Vote -1 Vote +1

    • rusty says:

      Clearly, an investigation of Joey Votto pop-ups should be undertaken with a bit more… gravitas?

      And I can see why you didn’t just skip this post, since you apparently don’t like the author, as this burning question would make the front page of any number of mainstream sports news sites. I’ll bet you saw the headline, thought “Aha!”, saw the byline, thought “:(“, and then plunged onward anyway, because, c’mon, Joey Votto gifs.

      Vote -1 Vote +1

    • Mel says:

      Jeff has a writing style that many people, myself included, find informative and entertaining. If you don’t like how he writes then don’t read his columns.

      Vote -1 Vote +1

  6. Myran says:

    Love the er face. Wonder if he makes that face any other time.

    Vote -1 Vote +1

  7. steex says:

    At first I thought “The Joey Votto Technicality” was the latest show for Comedy Central to slot between Tosh.0 and The Daily Show, but then I realized this wasn’t NotGraphs.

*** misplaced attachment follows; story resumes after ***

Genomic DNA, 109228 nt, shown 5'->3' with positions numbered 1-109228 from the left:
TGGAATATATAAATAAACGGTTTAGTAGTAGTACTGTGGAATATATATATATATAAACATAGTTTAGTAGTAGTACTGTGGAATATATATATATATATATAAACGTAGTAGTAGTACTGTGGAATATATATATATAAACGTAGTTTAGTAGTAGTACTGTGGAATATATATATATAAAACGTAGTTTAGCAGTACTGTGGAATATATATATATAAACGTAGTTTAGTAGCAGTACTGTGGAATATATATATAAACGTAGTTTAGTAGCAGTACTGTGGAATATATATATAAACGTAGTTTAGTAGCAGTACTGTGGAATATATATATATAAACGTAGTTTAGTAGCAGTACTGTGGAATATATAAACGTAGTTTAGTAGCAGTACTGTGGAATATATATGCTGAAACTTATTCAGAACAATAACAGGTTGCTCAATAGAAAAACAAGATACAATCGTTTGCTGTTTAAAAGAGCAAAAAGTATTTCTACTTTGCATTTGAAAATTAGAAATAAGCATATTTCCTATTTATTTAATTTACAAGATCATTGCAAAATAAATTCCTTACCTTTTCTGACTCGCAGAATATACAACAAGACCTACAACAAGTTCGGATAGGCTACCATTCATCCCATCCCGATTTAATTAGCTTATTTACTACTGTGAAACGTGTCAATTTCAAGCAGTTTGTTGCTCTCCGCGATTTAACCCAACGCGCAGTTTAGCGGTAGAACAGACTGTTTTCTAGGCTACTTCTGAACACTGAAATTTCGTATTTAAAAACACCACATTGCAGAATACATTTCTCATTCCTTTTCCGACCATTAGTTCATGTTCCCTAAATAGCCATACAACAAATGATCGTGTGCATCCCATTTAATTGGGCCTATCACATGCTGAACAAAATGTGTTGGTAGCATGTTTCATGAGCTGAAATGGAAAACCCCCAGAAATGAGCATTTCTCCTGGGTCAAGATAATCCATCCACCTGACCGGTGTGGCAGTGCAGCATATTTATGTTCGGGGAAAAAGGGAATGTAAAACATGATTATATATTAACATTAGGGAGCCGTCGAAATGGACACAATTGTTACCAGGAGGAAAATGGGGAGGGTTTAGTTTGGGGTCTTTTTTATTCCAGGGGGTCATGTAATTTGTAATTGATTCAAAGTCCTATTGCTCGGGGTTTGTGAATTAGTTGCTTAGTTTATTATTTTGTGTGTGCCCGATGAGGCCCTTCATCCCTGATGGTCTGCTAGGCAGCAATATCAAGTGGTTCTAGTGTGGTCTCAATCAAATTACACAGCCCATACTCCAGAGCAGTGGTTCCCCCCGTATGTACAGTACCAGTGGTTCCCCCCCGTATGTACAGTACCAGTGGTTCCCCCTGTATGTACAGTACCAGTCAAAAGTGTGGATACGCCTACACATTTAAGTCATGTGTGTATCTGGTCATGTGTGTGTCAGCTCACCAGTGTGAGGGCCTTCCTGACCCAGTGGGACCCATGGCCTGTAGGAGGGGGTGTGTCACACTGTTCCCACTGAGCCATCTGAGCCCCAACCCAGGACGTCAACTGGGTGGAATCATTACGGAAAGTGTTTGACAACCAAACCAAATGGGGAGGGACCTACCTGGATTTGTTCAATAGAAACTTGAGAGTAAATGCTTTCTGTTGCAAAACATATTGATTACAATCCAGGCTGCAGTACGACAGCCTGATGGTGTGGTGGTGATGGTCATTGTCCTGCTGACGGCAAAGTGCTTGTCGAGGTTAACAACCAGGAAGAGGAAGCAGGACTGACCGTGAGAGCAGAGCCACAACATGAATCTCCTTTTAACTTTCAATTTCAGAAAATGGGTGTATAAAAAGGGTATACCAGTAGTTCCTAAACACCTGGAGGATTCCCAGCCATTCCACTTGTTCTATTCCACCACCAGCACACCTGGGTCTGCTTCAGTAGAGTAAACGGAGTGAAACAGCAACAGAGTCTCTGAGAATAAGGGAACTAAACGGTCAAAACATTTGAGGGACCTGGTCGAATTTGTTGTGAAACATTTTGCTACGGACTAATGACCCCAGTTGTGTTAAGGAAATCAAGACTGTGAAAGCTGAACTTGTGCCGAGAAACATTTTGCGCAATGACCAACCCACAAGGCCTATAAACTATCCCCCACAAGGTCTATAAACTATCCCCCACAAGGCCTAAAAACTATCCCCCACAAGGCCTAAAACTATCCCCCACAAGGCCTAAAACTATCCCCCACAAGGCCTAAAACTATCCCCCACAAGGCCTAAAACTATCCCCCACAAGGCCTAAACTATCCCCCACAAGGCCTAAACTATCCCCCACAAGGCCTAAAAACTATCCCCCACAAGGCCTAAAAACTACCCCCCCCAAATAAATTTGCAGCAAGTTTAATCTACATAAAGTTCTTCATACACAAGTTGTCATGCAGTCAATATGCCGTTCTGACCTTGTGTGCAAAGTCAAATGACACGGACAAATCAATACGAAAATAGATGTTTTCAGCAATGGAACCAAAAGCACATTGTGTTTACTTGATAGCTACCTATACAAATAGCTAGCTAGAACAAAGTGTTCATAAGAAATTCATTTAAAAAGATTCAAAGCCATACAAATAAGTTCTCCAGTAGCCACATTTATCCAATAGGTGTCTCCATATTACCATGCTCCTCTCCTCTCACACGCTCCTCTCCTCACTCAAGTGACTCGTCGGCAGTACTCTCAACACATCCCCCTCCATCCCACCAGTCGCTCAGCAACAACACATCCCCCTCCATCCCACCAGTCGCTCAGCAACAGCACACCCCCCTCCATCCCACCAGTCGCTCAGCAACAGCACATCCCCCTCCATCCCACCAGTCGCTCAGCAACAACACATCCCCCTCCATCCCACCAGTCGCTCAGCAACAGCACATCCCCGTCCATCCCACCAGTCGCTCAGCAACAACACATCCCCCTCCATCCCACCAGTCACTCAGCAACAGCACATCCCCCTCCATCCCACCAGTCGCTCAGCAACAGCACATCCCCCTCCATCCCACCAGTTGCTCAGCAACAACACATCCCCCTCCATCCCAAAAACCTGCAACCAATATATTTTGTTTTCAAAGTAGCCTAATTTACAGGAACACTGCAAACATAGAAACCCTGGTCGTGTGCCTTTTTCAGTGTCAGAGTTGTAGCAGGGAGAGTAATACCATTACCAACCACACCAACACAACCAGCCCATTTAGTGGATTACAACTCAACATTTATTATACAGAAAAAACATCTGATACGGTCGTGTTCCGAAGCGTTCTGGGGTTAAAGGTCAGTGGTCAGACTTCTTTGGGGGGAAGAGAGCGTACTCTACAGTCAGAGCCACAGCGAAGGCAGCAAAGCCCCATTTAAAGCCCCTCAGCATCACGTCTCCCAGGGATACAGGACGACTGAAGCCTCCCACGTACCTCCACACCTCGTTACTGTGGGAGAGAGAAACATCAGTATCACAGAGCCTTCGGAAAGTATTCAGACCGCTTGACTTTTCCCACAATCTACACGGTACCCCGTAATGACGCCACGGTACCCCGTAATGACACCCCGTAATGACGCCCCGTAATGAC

Still, I think it’s a viable idea. An 8-episode run of Votto making faces like in the gif above would be just as successful as some of the garbage they’ve tried.

    Vote -1 Vote +1

  8. Kevin says:

    “This is either a sign that Votto is mortal, or it’s a sign that he’s superhuman”

    I’d say he’s superhuman. I hope by the time he his HOF eligible there are voters who will acknowledge how amazing of a player he is.

    Vote -1 Vote +1

    • Jmpmk2 says:

      I hope he has to endure all the scrutiny Todd Helton will for playing in the Great American Small Park.

      -10 Vote -1 Vote +1

      • GlennBraggsSwingAndMissBrokenBat says: